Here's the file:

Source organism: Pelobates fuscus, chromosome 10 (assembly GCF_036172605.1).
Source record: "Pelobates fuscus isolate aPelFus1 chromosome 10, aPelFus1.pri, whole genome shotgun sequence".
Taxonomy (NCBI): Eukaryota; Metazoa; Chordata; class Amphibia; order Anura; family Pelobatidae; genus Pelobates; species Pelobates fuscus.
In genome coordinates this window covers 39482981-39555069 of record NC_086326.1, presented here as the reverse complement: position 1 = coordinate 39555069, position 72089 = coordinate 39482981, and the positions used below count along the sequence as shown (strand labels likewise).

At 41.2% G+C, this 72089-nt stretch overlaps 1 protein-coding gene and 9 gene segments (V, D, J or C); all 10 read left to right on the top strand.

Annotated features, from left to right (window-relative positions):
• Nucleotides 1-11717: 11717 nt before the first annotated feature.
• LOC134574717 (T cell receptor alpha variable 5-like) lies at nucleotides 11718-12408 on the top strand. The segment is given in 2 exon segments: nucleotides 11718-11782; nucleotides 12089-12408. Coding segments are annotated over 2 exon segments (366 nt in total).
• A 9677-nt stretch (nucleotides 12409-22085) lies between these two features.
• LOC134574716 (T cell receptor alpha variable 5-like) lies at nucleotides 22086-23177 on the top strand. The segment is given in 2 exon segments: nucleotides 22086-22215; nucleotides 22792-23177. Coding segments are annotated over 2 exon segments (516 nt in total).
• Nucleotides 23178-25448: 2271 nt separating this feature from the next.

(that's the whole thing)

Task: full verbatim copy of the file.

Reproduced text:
Source organism: Pelobates fuscus, chromosome 10 (assembly GCF_036172605.1).
Source record: "Pelobates fuscus isolate aPelFus1 chromosome 10, aPelFus1.pri, whole genome shotgun sequence".
Taxonomy (NCBI): Eukaryota; Metazoa; Chordata; class Amphibia; order Anura; family Pelobatidae; genus Pelobates; species Pelobates fuscus.
In genome coordinates this window covers 39482981-39555069 of record NC_086326.1, presented here as the reverse complement: position 1 = coordinate 39555069, position 72089 = coordinate 39482981, and the positions used below count along the sequence as shown (strand labels likewise).

At 41.2% G+C, this 72089-nt stretch overlaps 1 protein-coding gene and 9 gene segments (V, D, J or C); all 10 read left to right on the top strand.

Annotated features, from left to right (window-relative positions):
• Nucleotides 1-11717: 11717 nt before the first annotated feature.
• LOC134574717 (T cell receptor alpha variable 5-like) lies at nucleotides 11718-12408 on the top strand. The segment is given in 2 exon segments: nucleotides 11718-11782; nucleotides 12089-12408. Coding segments are annotated over 2 exon segments (366 nt in total).
• A 9677-nt stretch (nucleotides 12409-22085) lies between these two features.
• LOC134574716 (T cell receptor alpha variable 5-like) lies at nucleotides 22086-23177 on the top strand. The segment is given in 2 exon segments: nucleotides 22086-22215; nucleotides 22792-23177. Coding segments are annotated over 2 exon segments (516 nt in total).
• Nucleotides 23178-25448: 2271 nt separating this feature from the next.